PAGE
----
An easy, step-by-step tutorial for how to make Chicken Stock on the stovetop or in the Instant Pot. Making homemade Chicken Stock is the gateway to taking any broth-based recipe to the next level; the flavor is incomparable and you will never buy store-bought again!

A bowl with homemade chicken stock in it.

Why I make my own stock:

  • Healthy and flavorful: Simmering bones to make stock has next-level depth of flavor that you can’t get from chicken broth or store-bought stock and it takes any recipe to the next level! Also, I love knowing and controlling exactly what’s in my stock.
  • Easy: I grab a rotisserie chicken from Costco for $5 and feel good that I can use the meat in several different recipes, and instead of wasting the carcass, I use it to make healthy and flavorful homemade broth!

Difference Between Chicken Broth and Chicken Stock:

The biggest difference between the two is chicken broth is made from simmering the meat and vegetables, and chicken stock is made from simmering the bones, which removes extra flavor and collagen from the bones (which is why stock has a jello-like texture when it’s refrigerated).

You can use stock and broth interchangeably in most recipes, but chicken stock has richer depth of flavor and is highly preferred for recipes where it’s the “star”, like in chicken noodle soup. In my opinion, it’s hugely worth it to make chicken stock from scratch!

How to make Chicken Stock:

Remove Meat from the rotisserie chicken. Place meat in a covered container in the fridge to add to the soup later, or freeze chicken meat for up to 3 months.

Add leftover bones and skin from the rotisserie chicken to a large stockpot. Add carrots, celery, onion, bay leaves, peppercorns, rosemary, thyme, and water.

Chicken bones, carrot, celery, onion and spices in a pot with water being added.

Bring mixture to a boil, skimming off any foam that rises to the top. Reduce heat and cover. Simmer on low for at least 2 hours, or up to 24 hours, for even richer flavor.

A stockpot full of chicken bones, vegetables and herbs cooked together to make homemade chicken stock.

Strain the stock through a fine mesh strainer, discarding bones, vegetables, and seasonings so you are only left with a clear, smooth stock. Stir in chicken bouillon.

The ingredients for chicken stock being strained into a bowl.

Store in refrigerator for 3-4 days or freeze for up to 3 months. Use to make homemade chicken noodle soup!

Storage and Freezing Instructions:

To Store: Refrigerate the stock for use within 3-4 days. (Note that it will take on a gelatin-like texture in the fridge, but will liquidize once warmed again). After refrigerating, skim off any fat that rises to the surface.

To Freeze: Measure out the stock in freezer safe bags in batches of two cups each. This way, when you pull one out, you know there is exactly 2 cups of homemade chicken stock!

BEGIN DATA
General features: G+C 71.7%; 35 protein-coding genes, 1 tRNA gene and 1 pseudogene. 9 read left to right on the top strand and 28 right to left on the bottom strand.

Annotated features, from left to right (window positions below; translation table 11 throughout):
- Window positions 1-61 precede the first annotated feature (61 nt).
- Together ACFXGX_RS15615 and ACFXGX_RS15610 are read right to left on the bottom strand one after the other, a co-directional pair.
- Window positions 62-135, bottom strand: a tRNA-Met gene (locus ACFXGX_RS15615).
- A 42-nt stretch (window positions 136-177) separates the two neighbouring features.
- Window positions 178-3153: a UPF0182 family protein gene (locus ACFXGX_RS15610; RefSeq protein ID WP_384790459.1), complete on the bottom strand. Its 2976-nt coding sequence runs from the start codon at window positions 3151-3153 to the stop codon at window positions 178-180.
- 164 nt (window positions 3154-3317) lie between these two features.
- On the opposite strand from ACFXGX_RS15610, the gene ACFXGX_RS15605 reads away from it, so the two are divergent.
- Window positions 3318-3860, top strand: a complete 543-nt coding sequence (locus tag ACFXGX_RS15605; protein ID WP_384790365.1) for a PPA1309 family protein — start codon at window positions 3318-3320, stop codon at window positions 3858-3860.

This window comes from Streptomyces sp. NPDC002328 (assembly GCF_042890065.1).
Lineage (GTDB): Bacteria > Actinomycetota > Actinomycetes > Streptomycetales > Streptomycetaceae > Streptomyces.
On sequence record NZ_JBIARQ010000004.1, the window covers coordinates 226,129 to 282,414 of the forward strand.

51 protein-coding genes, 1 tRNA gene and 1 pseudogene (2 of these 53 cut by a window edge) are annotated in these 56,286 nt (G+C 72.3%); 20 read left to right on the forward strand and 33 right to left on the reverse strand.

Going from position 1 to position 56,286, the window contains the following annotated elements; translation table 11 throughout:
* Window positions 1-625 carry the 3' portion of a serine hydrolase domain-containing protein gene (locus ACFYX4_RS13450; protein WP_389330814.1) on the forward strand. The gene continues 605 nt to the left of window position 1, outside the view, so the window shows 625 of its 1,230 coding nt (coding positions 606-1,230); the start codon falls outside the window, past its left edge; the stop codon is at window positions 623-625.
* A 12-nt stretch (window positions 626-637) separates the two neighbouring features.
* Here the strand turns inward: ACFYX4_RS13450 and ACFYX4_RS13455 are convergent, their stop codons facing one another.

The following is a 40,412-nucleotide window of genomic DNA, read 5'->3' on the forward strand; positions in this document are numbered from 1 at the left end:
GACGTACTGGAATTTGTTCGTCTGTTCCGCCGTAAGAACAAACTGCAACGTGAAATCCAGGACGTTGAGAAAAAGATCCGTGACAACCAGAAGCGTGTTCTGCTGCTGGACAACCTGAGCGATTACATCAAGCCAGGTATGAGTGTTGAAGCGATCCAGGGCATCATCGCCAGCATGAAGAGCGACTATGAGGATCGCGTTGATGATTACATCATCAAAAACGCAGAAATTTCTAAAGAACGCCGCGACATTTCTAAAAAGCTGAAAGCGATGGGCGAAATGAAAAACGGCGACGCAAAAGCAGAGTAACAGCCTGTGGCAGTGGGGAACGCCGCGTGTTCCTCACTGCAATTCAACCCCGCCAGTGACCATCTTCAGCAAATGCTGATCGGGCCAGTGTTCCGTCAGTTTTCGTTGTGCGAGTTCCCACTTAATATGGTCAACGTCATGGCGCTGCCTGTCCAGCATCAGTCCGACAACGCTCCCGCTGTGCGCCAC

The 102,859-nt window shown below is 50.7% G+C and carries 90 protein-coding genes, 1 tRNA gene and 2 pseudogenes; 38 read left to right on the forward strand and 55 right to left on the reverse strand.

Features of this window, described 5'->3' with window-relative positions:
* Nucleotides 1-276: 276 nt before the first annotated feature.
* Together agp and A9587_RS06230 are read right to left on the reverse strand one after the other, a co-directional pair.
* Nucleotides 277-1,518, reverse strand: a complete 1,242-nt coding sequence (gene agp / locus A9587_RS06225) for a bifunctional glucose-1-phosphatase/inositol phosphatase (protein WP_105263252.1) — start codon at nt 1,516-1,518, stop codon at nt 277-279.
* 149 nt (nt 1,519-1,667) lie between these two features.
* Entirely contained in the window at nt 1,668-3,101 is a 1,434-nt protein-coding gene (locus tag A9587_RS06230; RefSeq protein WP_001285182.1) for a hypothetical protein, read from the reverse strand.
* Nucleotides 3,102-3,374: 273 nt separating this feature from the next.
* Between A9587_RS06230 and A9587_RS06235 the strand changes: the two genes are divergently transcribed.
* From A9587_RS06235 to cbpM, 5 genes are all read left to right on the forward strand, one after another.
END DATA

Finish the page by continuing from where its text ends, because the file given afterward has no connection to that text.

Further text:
A ladle full of homemade chicken stock.

Instant Pot Chicken Stock:

Place chicken bones and skin, carrots, celery, onion, bay leaves, peppercorns, rosemary, thyme, and water into Instant Pot. Cook on high pressure for 30 minutes. Allow pressure to naturally release.

Strain broth through fine-mesh strainer, discarding bones, vegetables, and seasonings so you are only left with a clear, smooth broth. Stir in chicken bouillon. Store in refrigerator for 3-4 days or freeze for up to 3 months.

Recipes with Chicken Stock:

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Recipe

A bowl with homemade chicken stock in it.
Prep 15 mins
Cook 2 hrs
Total 2 hrs 15 mins
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Video

Ingredients
 
 

  • 1 rotisserie chicken , meat removed so you're only left with bones and skin
  • 2 ribs celery , with leaves, cut into chunks
  • 2 medium carrots , cut into chunks
  • 2 medium onions , cut into chunks
  • 2 bay leaves
  • 1/2 teaspoon dried rosemary
  • 1/2 teaspoon dried thyme
  • 10 whole peppercorns
  • 8 cups cold water
  • 2 Tablespoons Better than bouillon chicken paste* , or 6 chicken bouillon cubes

Instructions
 

  • Place rotisserie chicken, vegetables, spices and water into a large soup pot. 
  • Slowly bring to a boil over medium heat. Skim off any foam that rises to the surface.  
  • Reduce heat, cover and simmer on low heat for at least 2 hours or longer.
  • Remove from heat and allow to cool. 
  • Strain stock through a fine sieve strainer, discarding all vegetables and seasonings so you are only left with the stock. Season with chicken boullion paste, to taste. 
  • Store in the fridge for up to 3-4 days. Skim off the fat that rises to the top. If not using within a few days, freeze for up to 3 months.